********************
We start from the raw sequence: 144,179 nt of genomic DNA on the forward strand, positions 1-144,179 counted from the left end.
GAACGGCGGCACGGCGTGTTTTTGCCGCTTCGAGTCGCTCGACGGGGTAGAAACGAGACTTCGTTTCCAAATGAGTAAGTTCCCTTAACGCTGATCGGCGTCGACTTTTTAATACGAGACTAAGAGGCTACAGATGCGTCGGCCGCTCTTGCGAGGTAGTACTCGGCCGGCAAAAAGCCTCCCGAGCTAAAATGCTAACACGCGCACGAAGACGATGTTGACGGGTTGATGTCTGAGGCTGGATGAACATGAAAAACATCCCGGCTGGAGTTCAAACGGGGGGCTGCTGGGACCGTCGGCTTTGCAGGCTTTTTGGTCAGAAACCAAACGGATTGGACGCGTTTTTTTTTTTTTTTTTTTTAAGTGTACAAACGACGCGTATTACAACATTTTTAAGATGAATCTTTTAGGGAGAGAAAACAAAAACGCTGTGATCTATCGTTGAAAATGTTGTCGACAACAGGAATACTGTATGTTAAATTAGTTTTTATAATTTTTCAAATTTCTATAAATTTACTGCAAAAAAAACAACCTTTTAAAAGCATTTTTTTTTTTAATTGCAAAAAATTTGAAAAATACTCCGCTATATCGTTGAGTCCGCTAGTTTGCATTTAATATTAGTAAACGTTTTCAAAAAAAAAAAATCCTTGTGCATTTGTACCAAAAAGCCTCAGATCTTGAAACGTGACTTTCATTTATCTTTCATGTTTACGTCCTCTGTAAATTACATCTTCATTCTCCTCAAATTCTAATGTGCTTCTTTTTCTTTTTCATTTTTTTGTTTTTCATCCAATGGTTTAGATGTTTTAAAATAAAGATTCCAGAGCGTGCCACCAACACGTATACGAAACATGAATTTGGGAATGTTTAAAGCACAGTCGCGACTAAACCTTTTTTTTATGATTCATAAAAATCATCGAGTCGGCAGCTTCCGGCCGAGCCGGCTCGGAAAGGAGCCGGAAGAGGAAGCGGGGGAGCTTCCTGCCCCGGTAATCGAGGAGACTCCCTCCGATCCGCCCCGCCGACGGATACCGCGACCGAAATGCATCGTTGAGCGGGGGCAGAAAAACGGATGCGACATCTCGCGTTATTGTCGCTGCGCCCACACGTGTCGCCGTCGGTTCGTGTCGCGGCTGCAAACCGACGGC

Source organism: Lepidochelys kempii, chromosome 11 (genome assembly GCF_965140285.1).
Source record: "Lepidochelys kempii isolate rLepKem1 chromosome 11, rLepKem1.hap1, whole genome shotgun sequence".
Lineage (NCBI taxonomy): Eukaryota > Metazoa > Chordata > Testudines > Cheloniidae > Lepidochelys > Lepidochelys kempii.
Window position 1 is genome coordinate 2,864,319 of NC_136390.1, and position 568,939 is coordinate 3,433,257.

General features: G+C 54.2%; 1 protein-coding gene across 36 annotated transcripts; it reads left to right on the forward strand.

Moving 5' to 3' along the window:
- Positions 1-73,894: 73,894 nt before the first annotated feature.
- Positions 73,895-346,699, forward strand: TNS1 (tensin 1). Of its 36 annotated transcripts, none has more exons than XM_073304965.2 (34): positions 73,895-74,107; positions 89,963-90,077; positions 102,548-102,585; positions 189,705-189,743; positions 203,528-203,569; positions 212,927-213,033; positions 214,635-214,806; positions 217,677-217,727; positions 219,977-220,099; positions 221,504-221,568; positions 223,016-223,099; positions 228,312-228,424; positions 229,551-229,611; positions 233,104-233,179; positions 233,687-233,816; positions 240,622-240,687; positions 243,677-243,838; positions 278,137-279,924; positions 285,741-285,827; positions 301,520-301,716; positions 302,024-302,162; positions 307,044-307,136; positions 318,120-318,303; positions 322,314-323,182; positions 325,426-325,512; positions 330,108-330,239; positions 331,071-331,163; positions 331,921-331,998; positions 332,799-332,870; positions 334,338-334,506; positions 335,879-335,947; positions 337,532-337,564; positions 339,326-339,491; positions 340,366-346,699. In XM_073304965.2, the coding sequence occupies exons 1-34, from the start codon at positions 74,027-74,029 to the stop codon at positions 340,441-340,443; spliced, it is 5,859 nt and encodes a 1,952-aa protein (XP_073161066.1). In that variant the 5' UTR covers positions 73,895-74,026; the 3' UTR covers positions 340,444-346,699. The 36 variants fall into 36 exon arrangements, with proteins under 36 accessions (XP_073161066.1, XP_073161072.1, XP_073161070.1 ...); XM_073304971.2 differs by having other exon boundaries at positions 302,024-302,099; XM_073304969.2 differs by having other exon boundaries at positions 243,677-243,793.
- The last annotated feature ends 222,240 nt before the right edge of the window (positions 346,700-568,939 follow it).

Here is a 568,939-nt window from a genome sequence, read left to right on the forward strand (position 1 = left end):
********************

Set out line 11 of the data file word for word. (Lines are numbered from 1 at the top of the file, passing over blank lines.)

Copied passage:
- The last annotated feature ends 222,240 nt before the right edge of the window (positions 346,700-568,939 follow it).